Wananchi rides on Sh6bn loan to expand reach
Posted Tuesday, June 26 2012 at 19:54
Digital media firm Wananchi Group — which offers its services under the Zuku brand — has secured a Sh6 billion loan from the US government to extend its services across East Africa, as it races to cut the dominance of rival DStv.
It will use the capital to build fibre-optic cable lines in Kenya to provide television programming and voice-over Internet telephone services as well as revamp its content with a focus on local programming.
The company will also offer pay- TV via satellite to markets in Tanzania and Uganda and, through agents, to six other countries in the region including Ethiopia, Eritrea, South Sudan, Rwanda, Malawi and Burundi.
It hopes that its business model of providing voice, internet and TV as a package backed by a wider reach and more local content will help it take on DStv — which has held a near monopoly in Kenya’s pay- TV market.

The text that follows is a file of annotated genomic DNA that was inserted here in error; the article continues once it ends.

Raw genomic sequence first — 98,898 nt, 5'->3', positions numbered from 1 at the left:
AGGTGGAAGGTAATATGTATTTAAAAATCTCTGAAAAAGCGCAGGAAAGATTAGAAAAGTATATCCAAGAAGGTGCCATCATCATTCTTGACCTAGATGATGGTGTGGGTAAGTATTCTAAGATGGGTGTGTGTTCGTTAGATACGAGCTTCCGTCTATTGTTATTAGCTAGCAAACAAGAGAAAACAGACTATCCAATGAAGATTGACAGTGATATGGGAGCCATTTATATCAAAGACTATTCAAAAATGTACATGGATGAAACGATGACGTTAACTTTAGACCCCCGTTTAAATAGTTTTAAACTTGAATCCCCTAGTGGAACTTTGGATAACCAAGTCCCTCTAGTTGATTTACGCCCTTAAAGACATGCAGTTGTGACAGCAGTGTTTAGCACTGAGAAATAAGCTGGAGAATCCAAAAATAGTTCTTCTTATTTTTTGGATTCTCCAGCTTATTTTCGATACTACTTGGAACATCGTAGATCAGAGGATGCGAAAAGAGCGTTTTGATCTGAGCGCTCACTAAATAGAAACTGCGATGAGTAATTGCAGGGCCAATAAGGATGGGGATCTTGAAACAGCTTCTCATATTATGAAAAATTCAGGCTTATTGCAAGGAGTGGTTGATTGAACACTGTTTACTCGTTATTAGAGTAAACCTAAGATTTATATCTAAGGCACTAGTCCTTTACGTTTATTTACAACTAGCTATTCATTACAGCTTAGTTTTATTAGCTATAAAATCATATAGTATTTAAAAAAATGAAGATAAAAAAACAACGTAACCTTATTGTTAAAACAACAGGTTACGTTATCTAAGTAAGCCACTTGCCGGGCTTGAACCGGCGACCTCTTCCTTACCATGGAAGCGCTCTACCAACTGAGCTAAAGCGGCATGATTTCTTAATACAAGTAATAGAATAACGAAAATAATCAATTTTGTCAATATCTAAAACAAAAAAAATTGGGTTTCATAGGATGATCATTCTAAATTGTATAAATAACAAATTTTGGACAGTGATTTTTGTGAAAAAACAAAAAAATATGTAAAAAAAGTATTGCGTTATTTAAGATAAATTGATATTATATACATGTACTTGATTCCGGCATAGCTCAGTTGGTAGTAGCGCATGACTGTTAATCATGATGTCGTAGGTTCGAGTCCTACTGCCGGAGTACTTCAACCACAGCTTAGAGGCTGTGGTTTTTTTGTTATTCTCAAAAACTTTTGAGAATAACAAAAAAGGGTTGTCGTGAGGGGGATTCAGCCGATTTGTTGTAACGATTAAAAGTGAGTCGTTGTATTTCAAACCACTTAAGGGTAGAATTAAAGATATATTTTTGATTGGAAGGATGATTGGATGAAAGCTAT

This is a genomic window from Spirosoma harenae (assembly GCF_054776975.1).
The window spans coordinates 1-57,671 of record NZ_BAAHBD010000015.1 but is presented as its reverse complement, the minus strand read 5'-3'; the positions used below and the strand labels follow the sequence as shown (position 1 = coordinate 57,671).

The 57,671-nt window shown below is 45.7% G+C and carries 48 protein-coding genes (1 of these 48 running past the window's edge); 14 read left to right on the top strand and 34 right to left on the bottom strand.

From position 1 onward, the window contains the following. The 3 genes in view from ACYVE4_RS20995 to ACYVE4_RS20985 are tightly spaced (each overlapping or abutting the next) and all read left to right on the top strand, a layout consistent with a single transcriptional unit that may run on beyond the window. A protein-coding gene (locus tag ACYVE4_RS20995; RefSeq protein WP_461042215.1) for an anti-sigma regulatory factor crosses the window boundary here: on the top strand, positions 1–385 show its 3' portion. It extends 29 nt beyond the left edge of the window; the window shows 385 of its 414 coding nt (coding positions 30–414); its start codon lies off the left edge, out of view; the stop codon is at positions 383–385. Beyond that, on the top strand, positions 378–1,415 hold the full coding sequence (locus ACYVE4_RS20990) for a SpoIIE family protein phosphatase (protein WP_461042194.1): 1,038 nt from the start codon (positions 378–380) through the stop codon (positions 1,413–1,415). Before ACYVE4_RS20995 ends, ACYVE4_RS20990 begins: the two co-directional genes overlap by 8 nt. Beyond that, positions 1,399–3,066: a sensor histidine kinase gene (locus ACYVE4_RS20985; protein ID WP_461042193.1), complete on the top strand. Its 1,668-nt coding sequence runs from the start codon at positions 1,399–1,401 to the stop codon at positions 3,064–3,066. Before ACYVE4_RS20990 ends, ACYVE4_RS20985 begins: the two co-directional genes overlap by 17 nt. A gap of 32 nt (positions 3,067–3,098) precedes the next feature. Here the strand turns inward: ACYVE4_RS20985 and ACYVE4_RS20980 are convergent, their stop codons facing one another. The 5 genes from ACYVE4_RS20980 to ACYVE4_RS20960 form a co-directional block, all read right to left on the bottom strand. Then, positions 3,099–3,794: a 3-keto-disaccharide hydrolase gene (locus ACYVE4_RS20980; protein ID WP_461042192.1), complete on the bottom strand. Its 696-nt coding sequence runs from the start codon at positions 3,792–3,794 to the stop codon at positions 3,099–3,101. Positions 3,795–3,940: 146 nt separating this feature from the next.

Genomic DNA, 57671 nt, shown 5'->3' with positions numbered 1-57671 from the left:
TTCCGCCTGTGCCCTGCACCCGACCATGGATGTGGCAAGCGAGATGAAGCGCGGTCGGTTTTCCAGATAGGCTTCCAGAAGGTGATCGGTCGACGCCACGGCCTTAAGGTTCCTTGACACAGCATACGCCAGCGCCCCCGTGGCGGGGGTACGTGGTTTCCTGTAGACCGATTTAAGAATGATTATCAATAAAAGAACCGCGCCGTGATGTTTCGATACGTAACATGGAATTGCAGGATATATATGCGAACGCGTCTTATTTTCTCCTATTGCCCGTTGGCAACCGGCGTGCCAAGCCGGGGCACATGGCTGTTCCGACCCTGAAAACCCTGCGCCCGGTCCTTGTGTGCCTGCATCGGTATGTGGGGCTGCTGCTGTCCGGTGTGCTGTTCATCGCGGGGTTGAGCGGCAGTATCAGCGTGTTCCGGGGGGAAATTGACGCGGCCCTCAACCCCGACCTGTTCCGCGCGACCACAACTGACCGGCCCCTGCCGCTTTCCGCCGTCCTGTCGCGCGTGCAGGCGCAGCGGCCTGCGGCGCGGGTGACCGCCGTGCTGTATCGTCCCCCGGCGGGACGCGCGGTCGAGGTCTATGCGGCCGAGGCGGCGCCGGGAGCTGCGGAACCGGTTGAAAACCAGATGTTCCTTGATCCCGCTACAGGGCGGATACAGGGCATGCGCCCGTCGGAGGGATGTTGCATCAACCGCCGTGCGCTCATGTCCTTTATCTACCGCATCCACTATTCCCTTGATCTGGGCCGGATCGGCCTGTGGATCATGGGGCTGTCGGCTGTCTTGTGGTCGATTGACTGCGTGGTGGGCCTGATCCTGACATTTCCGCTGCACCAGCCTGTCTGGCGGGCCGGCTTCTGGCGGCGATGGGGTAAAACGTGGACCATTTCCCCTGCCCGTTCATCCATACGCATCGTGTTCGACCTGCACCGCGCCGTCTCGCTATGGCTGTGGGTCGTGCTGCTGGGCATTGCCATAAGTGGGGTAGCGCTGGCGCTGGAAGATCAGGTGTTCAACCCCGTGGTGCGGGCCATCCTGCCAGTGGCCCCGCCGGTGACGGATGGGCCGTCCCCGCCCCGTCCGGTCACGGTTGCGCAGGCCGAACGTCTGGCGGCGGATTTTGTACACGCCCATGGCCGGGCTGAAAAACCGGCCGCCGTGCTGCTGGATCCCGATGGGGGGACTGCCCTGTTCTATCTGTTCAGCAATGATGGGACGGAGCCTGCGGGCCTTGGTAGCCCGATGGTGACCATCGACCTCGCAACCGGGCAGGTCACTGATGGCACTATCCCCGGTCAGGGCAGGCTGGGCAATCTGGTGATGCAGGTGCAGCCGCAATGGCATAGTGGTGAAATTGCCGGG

“We intend to extend our services in these countries before the end of the year and also use part of the money to build local content that is appealing to our target viewers,” said Richard Bell, the Wananchi Group CEO, in an interview with the Business Daily on Tuesday.
“Other than supporting local television producers, we will also be sponsoring annual film festivals in July and have also partnered with NBA, to promote international basketball in eight countries,” he said.
MultiChoice, the owner of DStv has maintained a stranglehold on the region’s Pay-TV segment for the last 20 years, managing to win a loyal following of about three million subscribers in several African markets.
Its dominance has in part led to the collapse of rivals like Smart TV, early this year, and GTV in 2009.
This has prompted the communications regulator CCK to direct DStv to re-sell some of its exclusive content like the English Premier League rights to its rivals whose strategy of pricing their products lower than MultiChoice has not worked.
For instance, Wananchi Group charges between Sh3,299 and Sh4,999 for its premium package while DStv charges Sh6,880.
“We are pleased by the opportunity to support a technological upgrade that provides so many developmental benefits across so many African markets,” said Elizabeth Littlefield, the CEO of Opic, a US government finance institution focused on development projects.